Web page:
"Thax After Dark" was produced by poet Thax Douglas who beganreading in open mike sets at the Get Me High Lounge and Green Mill in 1988. Douglas styled himself as a queer, catty, scruffy, and somewhat nerdy enfant terrible. He lived in the costume of his signature persona: plastic frame glasses taped together at the temples, pilled acrylic sweaters, and dingey pormotional baseball caps.He competed often in the slam when he first discovered his deadpan performance voice, but healso discovered that his style and writing never found much favor with the Green Mill's slam judges, the audience, and eventually the host.He invoked a classic post-modern appropriation of anything he could get his hands on, from William Burroughs to Pier Paolo Pasolini to Andy Warhol, while still making the literary moment his own. This, for the Mill's audience,was a bit too far into the artist's life. However, Douglas never apologized nor doubted hisinstincts.
Instead, he stuck to an intellectual tack and eventually built an audience of his own drawnlargely from an urban underground of fellow artists and bohemians, people outside themore working-class and white collar crowd from which the Green Mill prospered. After Dark shows were renowned for their incredible rosters of writersand fringe personalities on the margins of discovery. Douglas also invited performance artists to join in his shows in an effort similar toBrigid Muphy's, albeit with little of Murphy's vaudevillian context.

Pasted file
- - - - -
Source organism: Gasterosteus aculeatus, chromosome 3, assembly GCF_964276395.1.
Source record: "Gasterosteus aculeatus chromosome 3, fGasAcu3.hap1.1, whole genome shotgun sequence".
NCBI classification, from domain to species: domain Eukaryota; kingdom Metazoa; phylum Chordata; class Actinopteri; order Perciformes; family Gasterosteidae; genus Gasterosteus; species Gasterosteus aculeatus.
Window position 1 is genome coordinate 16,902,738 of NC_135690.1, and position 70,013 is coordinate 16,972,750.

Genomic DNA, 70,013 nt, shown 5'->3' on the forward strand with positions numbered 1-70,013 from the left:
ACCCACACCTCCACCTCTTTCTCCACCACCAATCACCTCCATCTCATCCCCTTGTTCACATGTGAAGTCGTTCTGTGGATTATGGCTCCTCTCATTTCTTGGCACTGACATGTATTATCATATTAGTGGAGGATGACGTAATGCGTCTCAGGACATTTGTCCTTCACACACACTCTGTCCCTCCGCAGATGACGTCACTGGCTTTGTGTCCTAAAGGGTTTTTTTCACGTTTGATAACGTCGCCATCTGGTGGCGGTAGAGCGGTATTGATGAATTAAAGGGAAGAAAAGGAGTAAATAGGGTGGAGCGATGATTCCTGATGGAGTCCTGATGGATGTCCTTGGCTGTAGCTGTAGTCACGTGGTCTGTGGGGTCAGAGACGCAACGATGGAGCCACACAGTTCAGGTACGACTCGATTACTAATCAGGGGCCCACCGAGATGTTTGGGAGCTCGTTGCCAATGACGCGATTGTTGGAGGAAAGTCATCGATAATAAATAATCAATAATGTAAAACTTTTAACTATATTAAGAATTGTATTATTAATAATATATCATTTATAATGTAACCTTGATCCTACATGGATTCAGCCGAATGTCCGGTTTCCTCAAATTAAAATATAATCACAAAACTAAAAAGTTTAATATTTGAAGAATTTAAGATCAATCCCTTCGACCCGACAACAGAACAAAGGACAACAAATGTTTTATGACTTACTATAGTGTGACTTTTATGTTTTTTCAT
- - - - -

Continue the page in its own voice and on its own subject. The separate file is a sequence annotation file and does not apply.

It was not uncommon for a Thax After Dark show to present over twenty different artists. Most featured a literary element in their presentations if they were not themselves poets.Evening shows started around 9:00 pm, but often would extend well past midnight.He also spearheaded the crossover from the ( then ) virginal Wicker Park music sceneinto Chicago's clubs elsewhere in town, introducing young writers to youngmusicians along the way. At the outset, Douglas produced eventsin Club Lower Links at 954 W. Newport, including that club's very last show ona wintery Sunday night. After that, he moved to theOrchid Show's original haunts, the Lounge Ax, in 1993.
copyright (c) 1996 Kurt Heintz